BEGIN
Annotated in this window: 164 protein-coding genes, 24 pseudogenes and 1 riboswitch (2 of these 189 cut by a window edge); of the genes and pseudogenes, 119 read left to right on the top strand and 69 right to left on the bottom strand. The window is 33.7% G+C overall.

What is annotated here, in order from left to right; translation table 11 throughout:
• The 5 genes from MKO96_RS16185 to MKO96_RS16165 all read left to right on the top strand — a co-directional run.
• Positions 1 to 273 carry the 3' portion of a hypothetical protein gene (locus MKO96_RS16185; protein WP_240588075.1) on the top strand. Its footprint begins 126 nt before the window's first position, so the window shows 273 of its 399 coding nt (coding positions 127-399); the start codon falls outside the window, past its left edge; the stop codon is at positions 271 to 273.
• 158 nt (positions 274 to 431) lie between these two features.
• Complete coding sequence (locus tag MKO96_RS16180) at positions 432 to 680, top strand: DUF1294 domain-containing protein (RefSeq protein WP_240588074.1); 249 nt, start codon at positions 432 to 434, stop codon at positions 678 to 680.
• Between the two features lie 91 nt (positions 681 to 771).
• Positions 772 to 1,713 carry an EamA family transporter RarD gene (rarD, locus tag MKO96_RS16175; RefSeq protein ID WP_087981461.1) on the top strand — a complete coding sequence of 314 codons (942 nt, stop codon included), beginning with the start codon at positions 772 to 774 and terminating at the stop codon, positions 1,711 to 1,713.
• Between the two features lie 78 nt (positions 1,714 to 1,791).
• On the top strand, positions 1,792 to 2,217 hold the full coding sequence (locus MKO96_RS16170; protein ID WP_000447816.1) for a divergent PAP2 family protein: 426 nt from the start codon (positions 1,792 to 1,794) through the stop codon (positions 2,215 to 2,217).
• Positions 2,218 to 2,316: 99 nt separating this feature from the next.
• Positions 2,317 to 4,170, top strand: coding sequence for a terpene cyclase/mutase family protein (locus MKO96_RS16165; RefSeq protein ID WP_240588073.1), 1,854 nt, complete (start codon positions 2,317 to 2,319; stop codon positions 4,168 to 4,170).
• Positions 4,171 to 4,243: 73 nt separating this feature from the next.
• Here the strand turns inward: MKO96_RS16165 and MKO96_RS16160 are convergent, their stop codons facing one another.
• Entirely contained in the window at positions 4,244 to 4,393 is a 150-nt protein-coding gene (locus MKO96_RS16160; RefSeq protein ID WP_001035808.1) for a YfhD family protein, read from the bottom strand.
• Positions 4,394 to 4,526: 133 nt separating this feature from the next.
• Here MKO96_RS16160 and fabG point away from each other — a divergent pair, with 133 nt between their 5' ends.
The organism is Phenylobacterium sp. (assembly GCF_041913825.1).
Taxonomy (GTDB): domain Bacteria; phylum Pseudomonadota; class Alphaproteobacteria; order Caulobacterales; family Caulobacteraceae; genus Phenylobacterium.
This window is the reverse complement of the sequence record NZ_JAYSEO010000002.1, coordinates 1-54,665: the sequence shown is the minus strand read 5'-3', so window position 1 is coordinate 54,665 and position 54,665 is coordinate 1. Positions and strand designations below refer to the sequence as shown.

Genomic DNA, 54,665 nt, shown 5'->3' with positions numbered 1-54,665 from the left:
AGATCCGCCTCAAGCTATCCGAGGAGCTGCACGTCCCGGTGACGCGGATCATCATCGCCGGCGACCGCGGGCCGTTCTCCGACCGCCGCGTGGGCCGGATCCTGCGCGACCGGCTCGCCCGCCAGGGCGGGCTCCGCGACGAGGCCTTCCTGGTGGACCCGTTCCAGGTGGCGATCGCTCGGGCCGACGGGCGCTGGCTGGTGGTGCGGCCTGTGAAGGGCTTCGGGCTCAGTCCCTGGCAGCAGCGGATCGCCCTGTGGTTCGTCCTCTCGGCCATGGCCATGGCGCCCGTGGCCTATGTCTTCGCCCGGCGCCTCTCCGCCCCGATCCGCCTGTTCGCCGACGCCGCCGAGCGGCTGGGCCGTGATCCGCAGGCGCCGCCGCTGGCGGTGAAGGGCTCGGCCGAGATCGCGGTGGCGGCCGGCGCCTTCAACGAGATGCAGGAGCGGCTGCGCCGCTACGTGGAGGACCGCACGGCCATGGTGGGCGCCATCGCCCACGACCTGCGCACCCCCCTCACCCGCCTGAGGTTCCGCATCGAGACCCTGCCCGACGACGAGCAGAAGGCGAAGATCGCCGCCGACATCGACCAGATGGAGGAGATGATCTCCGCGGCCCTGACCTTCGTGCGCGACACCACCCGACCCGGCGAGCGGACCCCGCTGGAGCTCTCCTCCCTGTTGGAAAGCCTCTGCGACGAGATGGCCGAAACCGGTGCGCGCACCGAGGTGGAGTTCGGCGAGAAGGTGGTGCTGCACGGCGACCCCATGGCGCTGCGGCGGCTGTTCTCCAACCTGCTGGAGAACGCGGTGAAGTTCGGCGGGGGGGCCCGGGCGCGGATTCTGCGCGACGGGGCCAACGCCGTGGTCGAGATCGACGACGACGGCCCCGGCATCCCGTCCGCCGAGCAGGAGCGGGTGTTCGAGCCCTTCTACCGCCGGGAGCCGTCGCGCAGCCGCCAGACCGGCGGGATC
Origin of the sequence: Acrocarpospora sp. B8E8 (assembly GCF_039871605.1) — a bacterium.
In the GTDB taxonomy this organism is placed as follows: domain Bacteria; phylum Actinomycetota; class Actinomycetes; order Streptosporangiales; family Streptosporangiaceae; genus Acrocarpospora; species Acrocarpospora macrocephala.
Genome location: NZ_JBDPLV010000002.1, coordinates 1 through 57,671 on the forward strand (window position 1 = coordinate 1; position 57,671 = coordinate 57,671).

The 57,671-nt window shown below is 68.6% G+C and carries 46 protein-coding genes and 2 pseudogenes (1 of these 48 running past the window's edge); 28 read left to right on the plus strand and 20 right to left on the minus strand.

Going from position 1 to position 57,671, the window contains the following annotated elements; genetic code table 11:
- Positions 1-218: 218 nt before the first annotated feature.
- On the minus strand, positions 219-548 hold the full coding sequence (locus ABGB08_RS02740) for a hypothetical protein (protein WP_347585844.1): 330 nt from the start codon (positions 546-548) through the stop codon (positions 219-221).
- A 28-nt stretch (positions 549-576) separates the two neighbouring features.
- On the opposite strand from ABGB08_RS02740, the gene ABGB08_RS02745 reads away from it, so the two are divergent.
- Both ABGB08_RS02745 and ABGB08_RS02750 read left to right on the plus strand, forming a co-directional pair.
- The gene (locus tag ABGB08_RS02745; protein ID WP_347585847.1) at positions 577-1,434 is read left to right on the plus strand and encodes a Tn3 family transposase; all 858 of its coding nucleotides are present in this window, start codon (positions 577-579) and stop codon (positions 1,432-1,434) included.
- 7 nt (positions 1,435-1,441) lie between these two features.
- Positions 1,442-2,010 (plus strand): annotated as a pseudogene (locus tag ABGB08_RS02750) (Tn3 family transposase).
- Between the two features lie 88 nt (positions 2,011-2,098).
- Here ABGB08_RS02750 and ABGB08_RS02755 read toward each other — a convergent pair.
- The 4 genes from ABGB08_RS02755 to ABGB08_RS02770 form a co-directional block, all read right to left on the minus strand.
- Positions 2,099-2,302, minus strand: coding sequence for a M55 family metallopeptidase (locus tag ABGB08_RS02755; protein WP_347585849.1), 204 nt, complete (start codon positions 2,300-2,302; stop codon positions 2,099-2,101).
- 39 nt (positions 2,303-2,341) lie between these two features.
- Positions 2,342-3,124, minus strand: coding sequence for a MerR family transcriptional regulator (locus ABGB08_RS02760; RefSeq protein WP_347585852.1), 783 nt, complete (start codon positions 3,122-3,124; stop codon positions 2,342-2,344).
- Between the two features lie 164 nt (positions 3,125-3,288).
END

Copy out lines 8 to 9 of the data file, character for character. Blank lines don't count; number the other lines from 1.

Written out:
• Positions 772 to 1,713 carry an EamA family transporter RarD gene (rarD, locus tag MKO96_RS16175; RefSeq protein ID WP_087981461.1) on the top strand — a complete coding sequence of 314 codons (942 nt, stop codon included), beginning with the start codon at positions 772 to 774 and terminating at the stop codon, positions 1,711 to 1,713.
• Between the two features lie 78 nt (positions 1,714 to 1,791).